Home Renovations Improve Resale ValueTo stimulate economic growth and encourage Canadians to invest in improvements to their principal residences. Budget 2009 has proposed a temporary
Home Renovation Tax Credit (HRTC).

Individuals will be able to claim a 15-per-cent non-refundable tax credit for eligible expenditures made in respect of eligible dwellings.
The credit will apply to expenditures in excess of $1,000, but not more than $10,000, resulting in a maximum credit of $1,350 ($9,000 x 15%).

The credit will apply only to the 2009 taxation year. Expenditures for work performed, or goods acquired, after January 27, 2009 and before February 1, 2010, will be eligible for the credit.
Eligibility for the HRTC will be family-based. Family members will be subject to a single limit based on their pooled expenditures. Two or more families that share ownership of an eligible dwelling will each be eligible for their own credit. Each family’s credit will be determined by their
respective eligible expenditures in excess of $1,000, but not more than $10,000.

Eligible Expenditures

Expenditures will qualify for the HRTC if they are incurred in relation to a renovation or alteration of an eligible dwelling (including land that forms part of the eligible dwelling)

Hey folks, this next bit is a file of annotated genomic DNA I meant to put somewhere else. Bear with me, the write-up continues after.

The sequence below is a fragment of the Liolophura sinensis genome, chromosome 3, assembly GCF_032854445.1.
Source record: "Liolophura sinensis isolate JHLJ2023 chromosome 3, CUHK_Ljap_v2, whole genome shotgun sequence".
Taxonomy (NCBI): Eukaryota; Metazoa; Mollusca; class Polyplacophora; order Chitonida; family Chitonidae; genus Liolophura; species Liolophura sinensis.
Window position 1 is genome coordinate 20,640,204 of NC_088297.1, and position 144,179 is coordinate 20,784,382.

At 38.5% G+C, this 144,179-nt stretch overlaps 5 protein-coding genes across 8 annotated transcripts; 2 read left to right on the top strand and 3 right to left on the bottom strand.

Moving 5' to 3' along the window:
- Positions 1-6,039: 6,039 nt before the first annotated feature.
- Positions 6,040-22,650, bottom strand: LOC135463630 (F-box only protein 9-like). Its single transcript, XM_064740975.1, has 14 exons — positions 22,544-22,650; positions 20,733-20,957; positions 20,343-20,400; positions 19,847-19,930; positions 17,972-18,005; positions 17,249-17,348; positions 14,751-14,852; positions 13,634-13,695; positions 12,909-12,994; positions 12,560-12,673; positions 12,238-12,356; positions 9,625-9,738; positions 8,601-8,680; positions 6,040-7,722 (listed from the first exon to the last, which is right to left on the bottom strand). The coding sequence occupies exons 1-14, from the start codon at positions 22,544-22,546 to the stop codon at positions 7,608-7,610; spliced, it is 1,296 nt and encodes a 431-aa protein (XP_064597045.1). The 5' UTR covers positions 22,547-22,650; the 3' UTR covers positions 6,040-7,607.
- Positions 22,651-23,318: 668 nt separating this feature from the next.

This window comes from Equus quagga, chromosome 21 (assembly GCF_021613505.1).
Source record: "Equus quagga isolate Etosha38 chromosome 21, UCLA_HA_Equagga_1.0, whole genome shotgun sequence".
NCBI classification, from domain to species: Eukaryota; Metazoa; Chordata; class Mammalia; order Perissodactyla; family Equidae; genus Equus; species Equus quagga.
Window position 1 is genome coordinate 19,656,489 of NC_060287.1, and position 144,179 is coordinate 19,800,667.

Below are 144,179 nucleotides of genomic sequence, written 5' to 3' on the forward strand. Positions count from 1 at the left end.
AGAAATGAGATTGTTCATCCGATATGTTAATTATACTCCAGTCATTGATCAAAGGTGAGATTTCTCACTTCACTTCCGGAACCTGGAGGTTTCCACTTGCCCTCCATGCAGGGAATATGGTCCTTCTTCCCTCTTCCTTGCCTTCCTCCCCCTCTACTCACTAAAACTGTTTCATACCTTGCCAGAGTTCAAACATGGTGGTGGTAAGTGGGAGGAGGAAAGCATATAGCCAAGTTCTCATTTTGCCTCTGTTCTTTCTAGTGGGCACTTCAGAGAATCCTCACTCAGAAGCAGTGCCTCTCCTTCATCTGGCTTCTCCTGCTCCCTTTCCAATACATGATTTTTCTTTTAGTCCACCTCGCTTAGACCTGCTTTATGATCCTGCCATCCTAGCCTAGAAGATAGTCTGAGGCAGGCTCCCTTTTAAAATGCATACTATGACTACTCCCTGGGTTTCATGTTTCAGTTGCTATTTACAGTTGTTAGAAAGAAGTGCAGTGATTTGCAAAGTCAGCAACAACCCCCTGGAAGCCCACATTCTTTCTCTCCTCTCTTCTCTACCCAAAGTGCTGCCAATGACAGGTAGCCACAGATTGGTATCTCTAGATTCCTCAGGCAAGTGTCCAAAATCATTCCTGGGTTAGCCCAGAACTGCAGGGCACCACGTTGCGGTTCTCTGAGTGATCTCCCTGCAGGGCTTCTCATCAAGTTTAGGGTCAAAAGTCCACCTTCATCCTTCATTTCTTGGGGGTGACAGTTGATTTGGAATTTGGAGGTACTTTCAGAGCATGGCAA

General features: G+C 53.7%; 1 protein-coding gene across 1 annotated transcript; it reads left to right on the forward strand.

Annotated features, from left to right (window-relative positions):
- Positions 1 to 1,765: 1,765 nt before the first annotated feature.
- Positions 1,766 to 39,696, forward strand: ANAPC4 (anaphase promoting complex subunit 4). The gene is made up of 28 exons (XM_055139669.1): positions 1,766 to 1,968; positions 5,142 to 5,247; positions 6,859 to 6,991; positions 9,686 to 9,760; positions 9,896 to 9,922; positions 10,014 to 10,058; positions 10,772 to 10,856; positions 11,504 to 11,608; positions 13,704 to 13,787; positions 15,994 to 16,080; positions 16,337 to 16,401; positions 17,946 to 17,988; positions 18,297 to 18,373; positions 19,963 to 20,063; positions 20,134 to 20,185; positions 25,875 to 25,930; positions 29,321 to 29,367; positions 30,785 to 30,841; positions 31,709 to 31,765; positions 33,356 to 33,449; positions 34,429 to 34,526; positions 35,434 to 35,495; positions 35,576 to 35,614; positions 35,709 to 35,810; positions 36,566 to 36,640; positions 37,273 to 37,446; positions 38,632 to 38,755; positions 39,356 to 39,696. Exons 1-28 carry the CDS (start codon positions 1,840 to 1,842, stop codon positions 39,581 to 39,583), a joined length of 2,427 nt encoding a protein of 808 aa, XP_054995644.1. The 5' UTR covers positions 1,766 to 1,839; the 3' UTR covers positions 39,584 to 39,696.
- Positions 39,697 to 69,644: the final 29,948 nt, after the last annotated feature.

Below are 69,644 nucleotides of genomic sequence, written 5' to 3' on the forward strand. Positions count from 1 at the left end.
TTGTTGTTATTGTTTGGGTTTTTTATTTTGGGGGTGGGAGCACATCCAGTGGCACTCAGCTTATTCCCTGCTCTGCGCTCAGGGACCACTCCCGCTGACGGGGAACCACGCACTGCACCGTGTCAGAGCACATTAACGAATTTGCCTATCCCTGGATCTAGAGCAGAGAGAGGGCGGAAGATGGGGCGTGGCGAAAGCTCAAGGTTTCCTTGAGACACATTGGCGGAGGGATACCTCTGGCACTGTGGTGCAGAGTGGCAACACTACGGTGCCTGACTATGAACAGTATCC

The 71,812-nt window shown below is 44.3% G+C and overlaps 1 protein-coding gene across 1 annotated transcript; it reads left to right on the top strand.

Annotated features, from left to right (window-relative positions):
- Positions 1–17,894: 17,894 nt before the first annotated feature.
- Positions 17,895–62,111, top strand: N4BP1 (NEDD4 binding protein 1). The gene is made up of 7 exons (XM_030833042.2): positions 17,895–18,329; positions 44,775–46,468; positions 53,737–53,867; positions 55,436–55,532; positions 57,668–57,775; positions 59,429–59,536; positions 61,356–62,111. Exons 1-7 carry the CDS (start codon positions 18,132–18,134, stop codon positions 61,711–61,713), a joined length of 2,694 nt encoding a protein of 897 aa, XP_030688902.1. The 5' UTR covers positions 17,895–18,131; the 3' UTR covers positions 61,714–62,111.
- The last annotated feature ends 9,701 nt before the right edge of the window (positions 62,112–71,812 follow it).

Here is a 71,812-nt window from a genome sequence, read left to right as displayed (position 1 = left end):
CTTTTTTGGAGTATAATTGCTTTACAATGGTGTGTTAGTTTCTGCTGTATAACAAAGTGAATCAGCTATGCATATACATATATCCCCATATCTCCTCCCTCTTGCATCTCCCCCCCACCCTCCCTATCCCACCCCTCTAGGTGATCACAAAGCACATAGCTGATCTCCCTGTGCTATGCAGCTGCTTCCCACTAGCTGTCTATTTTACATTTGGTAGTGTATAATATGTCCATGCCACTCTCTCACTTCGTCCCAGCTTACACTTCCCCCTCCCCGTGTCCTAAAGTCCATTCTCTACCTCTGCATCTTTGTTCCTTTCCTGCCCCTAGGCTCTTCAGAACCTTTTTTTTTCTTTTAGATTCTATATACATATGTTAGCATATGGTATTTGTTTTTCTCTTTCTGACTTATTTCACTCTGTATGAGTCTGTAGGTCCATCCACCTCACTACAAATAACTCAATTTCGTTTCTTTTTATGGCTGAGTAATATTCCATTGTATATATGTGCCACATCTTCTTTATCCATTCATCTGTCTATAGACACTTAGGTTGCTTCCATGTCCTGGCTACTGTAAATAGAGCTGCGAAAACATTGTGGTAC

provided that the renovation or alteration is of an enduring nature and is integral to the eligible dwelling. Such expenditures would include the cost of labour and professional services,
building materials, fixtures, equipment rentals, and permits.

The following expenditures will not be eligible for the credit:

  • The cost of routine repairs and maintenance normally performed on an annual or more frequent basis.
  • Expenditures for appliances and audio-visual electronics.
  • Financing costs associated with a renovation (e.g. mortgage interest costs).

Alterations or other items, such as furniture or draperies, and other indirect expenditures for items that retain a value independent of the renovation, such as the purchase of construction
equipment (e.g. tools) will not be considered integral to the dwelling and therefore will not qualify for the credit.

Remember, the money invested in improving your home will not always translate into an equivalent return in the selling price of your home.
Careful planning is important if you want to increase the salability of your home and make a profit from your renovations!
Please be sure to visit the selling tips section of my website to find out which renovations provide the most return on investment.